November is National Diabetes Awareness Month

Could you be one of the more than 130 million people in the U.S. who have diabetes or prediabetes and don't even know it?

Instruments for checking blood sugar levels lying on a chart for tracking information about the readings


This content is provided to Johns Hopkins employees through a partnership with CareFirst BlueCross BlueShield.

Every November, National Diabetes Awareness Month helps to sound the alarm on the diabetes epidemic. In the United States, more than 37 million people have diabetes, and one in five of them does not even know they have it. Additionally, 96 million U.S. adults have prediabetes, and eight in 10 of them don't know they have it. These numbers illustrate the critical need to increase support and spread awareness of this chronic disease. Here's what you should know.


  • Prediabetes is a serious health condition where blood sugar levels are higher than normal but not high enough to be diagnosed as type 2 diabetes.
  • Prediabetes increases the risk of developing type 2 diabetes, heart disease, and stroke.
  • Prediabetes is caused by the cells in your body not responding normally to insulin (the pancreas makes more insulin than needed, causing blood sugar to rise).
  • Risk factors include being overweight, being age 45 or older, having a parent or sibling with type 2 diabetes, being physically active fewer than three times a week, and having gestational diabetes (or giving birth to a baby weighing more than nine pounds). Race/ethnicity also plays a factor in increased risk.
  • Could you have prediabetes? Click here to take the Centers for Disease Control and Prevention's risk test.


  • Diabetes is a chronic condition that affects how your body turns food into energy. The three main forms are type 1, type 2, and gestational.

  • Type 1: An autoimmune condition that occurs when the immune system attacks and destroys the cells in the pancreas that make insulin.

  • Type 2: The most common form of diabetes. It is diagnosed when your body does not use insulin properly and cannot regulate blood sugar levels.
  • Gestational: Insulin resistance that occurs during pregnancy. It is important to get tested for gestational diabetes to protect both your health and that of the baby.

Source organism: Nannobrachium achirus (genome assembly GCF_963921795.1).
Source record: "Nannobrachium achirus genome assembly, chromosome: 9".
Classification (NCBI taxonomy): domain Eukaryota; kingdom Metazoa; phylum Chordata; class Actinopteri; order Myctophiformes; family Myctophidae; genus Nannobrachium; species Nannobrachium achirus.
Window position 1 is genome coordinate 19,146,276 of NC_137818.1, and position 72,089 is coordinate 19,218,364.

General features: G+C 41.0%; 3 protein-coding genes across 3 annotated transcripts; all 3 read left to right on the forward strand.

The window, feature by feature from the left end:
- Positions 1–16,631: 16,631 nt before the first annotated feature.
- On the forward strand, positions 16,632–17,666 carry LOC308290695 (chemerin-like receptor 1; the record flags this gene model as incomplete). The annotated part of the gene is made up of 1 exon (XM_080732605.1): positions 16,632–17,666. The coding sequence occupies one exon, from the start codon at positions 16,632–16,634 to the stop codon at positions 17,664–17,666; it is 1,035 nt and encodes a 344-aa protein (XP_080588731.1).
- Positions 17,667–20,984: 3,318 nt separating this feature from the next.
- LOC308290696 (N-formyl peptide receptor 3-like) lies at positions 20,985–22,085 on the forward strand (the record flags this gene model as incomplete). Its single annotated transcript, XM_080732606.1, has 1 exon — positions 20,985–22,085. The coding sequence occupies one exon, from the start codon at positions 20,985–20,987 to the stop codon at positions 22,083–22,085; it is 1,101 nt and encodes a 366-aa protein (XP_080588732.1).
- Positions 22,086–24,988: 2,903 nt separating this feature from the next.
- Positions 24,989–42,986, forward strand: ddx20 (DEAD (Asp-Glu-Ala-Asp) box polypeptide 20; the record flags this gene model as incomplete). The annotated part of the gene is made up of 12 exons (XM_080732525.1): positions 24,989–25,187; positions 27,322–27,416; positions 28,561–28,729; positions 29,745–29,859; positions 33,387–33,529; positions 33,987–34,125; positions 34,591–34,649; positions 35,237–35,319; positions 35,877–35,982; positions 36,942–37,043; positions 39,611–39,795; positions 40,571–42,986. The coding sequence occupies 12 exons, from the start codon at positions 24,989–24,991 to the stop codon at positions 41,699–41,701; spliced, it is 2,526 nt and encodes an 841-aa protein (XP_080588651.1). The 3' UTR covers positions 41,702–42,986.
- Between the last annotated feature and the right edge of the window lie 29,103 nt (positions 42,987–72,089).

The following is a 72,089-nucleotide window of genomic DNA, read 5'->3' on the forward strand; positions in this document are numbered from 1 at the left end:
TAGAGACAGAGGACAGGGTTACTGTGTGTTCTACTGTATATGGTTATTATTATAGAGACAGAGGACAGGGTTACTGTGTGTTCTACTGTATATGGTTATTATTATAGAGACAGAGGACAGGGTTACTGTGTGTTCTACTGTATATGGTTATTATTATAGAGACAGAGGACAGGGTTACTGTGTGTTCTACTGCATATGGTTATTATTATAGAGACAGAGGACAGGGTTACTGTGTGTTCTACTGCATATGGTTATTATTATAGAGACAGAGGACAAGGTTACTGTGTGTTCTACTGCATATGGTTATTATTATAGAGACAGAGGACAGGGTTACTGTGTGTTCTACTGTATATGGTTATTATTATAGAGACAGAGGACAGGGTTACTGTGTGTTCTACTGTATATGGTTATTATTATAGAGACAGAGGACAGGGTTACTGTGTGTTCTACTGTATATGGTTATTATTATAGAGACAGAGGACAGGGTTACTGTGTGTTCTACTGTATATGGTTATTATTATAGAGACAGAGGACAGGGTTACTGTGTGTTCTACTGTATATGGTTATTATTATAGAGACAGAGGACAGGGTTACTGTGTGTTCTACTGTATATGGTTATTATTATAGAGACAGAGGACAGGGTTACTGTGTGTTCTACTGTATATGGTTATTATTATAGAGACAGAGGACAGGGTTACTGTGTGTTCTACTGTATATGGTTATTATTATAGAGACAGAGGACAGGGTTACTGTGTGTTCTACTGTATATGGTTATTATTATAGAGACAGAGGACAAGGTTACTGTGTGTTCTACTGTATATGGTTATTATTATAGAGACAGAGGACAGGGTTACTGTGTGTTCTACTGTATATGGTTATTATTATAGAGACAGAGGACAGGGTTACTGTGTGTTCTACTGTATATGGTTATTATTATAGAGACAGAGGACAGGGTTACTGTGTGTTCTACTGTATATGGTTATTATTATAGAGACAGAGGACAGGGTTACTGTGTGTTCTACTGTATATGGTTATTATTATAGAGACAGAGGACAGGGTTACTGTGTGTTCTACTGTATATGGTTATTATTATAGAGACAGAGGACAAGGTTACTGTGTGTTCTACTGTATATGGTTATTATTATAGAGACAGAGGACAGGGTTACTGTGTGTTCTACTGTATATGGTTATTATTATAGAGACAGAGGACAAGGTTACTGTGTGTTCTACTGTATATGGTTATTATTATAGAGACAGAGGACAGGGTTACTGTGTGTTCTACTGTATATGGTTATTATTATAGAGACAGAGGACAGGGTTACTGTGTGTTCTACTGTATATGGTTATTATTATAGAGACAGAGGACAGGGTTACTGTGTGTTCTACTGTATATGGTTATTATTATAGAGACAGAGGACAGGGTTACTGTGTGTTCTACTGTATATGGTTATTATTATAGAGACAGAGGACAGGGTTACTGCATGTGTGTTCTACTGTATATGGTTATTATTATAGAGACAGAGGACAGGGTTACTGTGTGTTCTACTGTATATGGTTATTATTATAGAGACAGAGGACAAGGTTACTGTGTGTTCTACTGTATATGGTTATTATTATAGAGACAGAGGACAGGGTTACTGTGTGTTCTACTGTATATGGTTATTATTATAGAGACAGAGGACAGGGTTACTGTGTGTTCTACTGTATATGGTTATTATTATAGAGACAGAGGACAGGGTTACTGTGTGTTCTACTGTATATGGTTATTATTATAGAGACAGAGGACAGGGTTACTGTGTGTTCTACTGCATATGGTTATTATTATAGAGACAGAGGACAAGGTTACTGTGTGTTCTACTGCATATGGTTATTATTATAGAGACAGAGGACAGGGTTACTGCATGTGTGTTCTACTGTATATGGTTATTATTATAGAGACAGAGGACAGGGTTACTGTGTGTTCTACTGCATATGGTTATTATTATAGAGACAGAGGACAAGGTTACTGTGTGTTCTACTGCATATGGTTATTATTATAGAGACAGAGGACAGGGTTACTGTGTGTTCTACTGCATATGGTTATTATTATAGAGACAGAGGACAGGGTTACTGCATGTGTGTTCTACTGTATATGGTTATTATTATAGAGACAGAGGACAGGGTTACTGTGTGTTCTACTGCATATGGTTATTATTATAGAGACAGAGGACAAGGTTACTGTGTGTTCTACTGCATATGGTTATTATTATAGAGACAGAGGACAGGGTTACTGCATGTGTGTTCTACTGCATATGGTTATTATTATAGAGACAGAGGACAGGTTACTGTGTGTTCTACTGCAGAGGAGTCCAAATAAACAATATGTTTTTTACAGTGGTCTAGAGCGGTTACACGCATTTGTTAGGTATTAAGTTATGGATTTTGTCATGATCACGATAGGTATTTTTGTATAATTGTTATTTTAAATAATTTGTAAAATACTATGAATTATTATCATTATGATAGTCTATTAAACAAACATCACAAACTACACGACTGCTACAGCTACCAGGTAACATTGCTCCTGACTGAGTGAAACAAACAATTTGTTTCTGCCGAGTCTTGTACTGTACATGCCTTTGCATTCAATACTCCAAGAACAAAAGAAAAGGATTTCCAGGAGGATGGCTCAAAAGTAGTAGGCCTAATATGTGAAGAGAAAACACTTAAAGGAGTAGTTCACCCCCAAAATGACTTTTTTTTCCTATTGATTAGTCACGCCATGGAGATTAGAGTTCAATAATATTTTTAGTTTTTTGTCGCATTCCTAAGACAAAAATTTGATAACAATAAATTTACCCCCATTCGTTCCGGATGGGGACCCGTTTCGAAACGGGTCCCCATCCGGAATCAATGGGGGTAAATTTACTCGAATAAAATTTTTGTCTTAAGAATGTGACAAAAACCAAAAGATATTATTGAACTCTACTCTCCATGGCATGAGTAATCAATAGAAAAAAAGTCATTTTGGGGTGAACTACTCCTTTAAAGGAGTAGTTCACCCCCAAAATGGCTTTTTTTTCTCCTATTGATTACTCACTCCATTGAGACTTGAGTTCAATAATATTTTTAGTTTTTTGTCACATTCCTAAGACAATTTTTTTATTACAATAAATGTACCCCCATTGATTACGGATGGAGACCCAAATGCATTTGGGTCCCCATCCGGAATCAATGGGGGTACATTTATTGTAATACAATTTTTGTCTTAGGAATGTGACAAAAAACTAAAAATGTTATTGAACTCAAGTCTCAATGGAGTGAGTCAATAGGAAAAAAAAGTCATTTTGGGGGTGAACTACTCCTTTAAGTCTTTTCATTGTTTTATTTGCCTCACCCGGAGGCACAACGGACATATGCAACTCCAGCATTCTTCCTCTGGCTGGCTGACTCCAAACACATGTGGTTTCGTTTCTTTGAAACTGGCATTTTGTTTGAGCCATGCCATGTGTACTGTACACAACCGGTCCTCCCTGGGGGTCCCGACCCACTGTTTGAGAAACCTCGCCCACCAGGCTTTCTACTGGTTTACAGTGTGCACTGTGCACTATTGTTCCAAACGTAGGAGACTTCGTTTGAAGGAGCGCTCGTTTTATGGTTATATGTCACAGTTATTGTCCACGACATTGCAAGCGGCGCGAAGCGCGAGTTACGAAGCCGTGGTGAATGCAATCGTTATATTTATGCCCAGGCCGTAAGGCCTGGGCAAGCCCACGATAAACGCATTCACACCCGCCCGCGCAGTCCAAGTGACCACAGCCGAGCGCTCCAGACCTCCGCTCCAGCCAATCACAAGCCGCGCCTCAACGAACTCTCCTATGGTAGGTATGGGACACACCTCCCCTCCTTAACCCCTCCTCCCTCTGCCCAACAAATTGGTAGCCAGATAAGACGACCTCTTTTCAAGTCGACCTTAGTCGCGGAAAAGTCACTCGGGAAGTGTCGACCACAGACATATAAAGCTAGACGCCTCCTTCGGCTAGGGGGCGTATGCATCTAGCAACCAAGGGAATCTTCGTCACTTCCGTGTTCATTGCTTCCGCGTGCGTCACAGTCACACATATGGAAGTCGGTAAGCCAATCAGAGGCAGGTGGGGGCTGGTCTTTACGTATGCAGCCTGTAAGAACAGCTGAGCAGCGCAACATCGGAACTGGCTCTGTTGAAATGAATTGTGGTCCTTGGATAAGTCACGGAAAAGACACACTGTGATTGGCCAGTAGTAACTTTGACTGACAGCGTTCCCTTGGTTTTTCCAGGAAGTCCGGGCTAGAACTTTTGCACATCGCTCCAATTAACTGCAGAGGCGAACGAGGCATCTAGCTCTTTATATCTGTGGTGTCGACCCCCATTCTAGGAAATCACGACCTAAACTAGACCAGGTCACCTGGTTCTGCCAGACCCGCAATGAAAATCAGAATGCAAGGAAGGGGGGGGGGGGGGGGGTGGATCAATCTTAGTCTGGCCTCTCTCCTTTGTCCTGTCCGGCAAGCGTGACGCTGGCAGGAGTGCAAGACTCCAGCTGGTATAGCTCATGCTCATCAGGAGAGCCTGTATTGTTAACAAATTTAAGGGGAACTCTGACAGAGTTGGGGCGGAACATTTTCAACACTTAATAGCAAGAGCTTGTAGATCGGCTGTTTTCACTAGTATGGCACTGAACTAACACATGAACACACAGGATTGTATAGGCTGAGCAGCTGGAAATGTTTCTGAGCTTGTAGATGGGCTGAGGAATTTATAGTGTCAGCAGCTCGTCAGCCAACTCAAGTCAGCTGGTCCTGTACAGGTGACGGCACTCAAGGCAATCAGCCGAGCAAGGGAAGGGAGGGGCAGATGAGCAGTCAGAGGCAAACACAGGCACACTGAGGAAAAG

• Click here to view the CDC's list of diabetes risk factors for each form of diabetes.

Mind and body care

Diabetes takes a toll on more than just your body. It's normal to feel overwhelmed at times when managing diabetes, which is why it is important to ask for help. While there's no cure for the condition, with lifestyle changes and treatment you can live a long, healthy life.

  • Maintaining your mental and emotional health is critical for managing diabetes. Feeling good about yourself allows you to properly take care of yourself. Managing diabetes can be stressful at times. Be sure to stay in touch with your emotions and honor what you are feeling. Reach out to your support system to talk openly and honestly about how you feel.
  • Staying active is important for not only diabetes prevention but also management if you are diagnosed. Physical activity helps control blood sugar levels and lowers your risk of heart disease. The goal is to get at least 150 minutes per week of moderate-intensity physical activity.
  • Eating healthy foods in the right amount at the right time is key to managing blood sugar levels and helps you maintain a healthy weight.

Johns Hopkins resources to support you in preventing and managing diabetes

CareFirst One-on-One Health Coaching. CareFirst members diagnosed with diabetes are encouraged to receive additional support to help improve their overall well-being by enrolling in disease management coaching at 877-260-3253 (press option 7).

EHP. EHP offers many free, interactive health education programs and workshops to help members learn more about the factors that most affect their health. Join the upcoming webinars Pre-Diabetes & Me, Managing Diabetes, and Diabetes a Healthier You by registering on the EHP Health & Wellness website. Also, learn more about EHP's Care Management Program, which helps members manage their diabetes.

WW personalized diabetes support. Johns Hopkins wellness partner WeightWatchers has the support and tools you need to make managing your diabetes easier, while still living life to the fullest. Click here to learn about the WeightWatchers Diabetes-Tailored Plan. If you choose to use WW to support you in your wellness journey, visit to get 50% off membership through JHU.

Burnalong: Managing Diabetes With a Healthy Mind and Healthy Body program. Burnalong has curated a group of classes from its top instructors to support you in managing diabetes. Access the program here and set up a schedule to view the on-demand classes. You need to have an active Burnalong account to view this program; membership is free for JHU employees.

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